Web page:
Walking the Valley
By Charles E. McCracken
GROW January 13
The LORD is my shepherd; I shall not want. He makes me to lie down in green pastures; He leads me beside the still waters. He restores my soul; He leads me in the paths of righteousness for His name’s sake. Yea, though I walk through the valley of the shadow of death, I will fear no evil; for You are with me; Your rod and Your staff, they comfort me. PSALM 23:1-4
We often associate today’s text with funerals where it is most often quoted. In reality, the imagery has more to do with life than death. David’s words in context go beyond clichéd associations and reveal a powerful example of the life of faith.
David has just made a persuasive case for staying close to the Shepherd. The metaphor of sheep enjoying lush pastures and quiet streams are symbolic of his contentment under the care of Jehovah.
He categorically states that the LORD always leads His sheep along the right path!
David clarifies, yea, though I walk through the valley of the shadow of death . . . (v. 4). Does he really believe that God always chooses the right path? We aren’t left to draw our own conclusions. Yes, David believes it even though he’s walking through the valley of the shadow of death.
It is important to note that David doesn’t call this place the valley of death, but rather “the valley of the shadow of death.” He is not talking about the death experience; rather, the shadow of death represents potential danger. David asserts that even when the path is unpleasant and characterized by the potential of danger, the Shepherd has chosen the right path.
For a good amount of my adult life, I lived in sheep country near the foothills of the Rocky Mountains. By the end of June, sheep ranchers move their flocks from the valleys to cooler pastures on plateaus high in the mountains. On their way to summer pastures, the sheep inevitably pass through narrow and rocky ravines. It is not necessarily a pleasant course and presumably the sheep don’t like being there, but the path through the ravine takes them to the better pastures.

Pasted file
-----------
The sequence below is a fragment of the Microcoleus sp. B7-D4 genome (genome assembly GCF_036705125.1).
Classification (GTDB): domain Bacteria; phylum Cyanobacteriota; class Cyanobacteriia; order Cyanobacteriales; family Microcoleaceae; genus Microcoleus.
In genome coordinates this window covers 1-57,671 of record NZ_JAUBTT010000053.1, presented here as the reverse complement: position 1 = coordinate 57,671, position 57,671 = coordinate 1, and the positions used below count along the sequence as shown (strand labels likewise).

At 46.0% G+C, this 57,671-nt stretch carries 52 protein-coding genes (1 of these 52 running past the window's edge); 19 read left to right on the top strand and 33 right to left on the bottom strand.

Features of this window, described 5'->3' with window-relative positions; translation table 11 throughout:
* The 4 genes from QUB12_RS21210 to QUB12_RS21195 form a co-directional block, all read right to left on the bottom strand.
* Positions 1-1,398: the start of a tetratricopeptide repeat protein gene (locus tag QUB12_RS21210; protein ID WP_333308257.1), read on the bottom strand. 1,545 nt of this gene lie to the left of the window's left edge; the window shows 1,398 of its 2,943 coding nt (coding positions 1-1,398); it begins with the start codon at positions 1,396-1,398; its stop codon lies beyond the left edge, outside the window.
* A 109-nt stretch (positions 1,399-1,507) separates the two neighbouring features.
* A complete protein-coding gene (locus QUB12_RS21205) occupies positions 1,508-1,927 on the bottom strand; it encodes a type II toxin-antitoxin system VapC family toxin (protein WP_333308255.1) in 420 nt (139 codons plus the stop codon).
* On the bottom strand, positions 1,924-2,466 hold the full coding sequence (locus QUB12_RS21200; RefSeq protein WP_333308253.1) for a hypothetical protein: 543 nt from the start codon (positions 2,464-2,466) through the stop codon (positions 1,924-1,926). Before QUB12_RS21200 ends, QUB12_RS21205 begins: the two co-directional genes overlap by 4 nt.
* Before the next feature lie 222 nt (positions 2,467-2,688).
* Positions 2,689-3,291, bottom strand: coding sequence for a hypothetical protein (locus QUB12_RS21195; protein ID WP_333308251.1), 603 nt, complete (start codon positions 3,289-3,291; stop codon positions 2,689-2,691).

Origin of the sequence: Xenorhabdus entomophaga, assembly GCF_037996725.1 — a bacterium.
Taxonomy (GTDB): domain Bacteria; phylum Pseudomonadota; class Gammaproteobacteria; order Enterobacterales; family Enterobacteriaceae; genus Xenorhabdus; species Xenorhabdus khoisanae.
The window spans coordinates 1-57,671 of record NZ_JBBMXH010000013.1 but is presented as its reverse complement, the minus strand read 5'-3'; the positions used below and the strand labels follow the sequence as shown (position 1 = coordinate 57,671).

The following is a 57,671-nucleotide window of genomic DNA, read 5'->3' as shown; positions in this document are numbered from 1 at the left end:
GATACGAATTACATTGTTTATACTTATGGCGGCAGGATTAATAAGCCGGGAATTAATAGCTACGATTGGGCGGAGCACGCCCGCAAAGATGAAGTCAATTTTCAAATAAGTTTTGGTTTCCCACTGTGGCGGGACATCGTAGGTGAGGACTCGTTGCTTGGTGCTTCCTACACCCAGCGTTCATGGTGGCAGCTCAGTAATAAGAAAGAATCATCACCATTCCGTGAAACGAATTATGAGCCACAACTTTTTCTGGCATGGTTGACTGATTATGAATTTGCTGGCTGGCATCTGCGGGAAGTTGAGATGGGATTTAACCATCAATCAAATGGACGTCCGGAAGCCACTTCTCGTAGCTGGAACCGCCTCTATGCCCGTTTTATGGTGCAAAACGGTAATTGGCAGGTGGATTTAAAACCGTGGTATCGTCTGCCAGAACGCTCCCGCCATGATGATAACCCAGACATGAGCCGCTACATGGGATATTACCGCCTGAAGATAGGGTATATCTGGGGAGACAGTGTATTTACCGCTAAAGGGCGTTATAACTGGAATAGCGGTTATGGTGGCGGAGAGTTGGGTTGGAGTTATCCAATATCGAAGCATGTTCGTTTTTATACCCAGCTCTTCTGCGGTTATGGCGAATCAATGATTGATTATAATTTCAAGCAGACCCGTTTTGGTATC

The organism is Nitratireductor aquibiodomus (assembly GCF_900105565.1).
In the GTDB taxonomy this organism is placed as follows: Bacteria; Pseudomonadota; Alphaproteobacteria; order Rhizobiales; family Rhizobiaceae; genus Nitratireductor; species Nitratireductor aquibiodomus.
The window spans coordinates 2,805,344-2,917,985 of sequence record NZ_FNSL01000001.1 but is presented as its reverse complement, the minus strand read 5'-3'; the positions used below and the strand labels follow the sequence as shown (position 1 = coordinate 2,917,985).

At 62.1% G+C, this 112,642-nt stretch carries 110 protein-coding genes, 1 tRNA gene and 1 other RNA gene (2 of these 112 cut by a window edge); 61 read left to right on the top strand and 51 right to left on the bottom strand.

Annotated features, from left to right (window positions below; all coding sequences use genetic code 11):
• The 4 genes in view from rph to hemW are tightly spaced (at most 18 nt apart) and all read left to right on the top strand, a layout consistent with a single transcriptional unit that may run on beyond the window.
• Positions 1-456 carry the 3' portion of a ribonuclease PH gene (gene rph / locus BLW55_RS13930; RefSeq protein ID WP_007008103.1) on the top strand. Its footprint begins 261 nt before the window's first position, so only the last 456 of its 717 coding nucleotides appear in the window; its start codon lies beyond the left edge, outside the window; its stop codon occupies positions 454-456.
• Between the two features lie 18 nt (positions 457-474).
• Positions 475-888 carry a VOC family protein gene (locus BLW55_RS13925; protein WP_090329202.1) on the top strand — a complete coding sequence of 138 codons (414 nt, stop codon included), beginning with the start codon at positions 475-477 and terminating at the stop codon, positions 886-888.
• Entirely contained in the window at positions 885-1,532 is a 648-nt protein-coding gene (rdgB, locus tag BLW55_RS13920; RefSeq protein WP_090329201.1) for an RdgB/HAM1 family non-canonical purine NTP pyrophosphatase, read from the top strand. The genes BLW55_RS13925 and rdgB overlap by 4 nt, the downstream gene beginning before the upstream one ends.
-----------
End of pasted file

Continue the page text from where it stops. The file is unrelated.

Interestingly as he speaks of this formidable valley, David’s speech changes. Even the pronouns are different. He is no longer talking about the Lord; he’s talking to the Lord. There seems to be no explanation except the possibility that as David composed this psalm, he was personally experiencing what he describes as the valley of the shadow of death. If so, his words comprise an instructive prayer of faith.
David tells God, “Even when I’m going through the potentially dangerous realities of life, I am not afraid, because You are with me.”
I’ve been told nothing calms a flock of sheep like the sight of their shepherd. When a pack of coyotes lurks in the shadows, the sheep will remain calm if they can see the shepherd and know he is nearby.
The shepherd of David’s day was equipped with a rod or club to neutralize predators. He also carried a shepherd’s staff used both to guide his flock and assist in rescuing stranded sheep. No matter the circumstance, whether the path was easy or potentially dangerous, David knew he was safe under the Lord’s watchful care.
We all experience challenges and adversity; that is the reality of life. Our minds obsess about the potential dangers. We become overwhelmed. We panic. We frantically seek avenues of escape.
David speaks from a lifetime of experience. His words sooth and encourage as he reminds us that the Lord always chooses the best path—the right path. Not every path he traveled was enjoyable. Paths through the rocky ravines of life were frightening and sometimes painful; but, David knew experientially that those paths lead to the place of God’s blessing.
Living the life of faith doesn’t require understanding every set of circumstances you face. If you know the Lord is leading, is with you and has the perfect destination in mind, you can live confidently with hope in the valleys. Tell the Lord you trust Him today; and, let Him take you to higher and better places!
© Charles E. McCracken 2016, text content only. Repost/Reprint with permission from the author.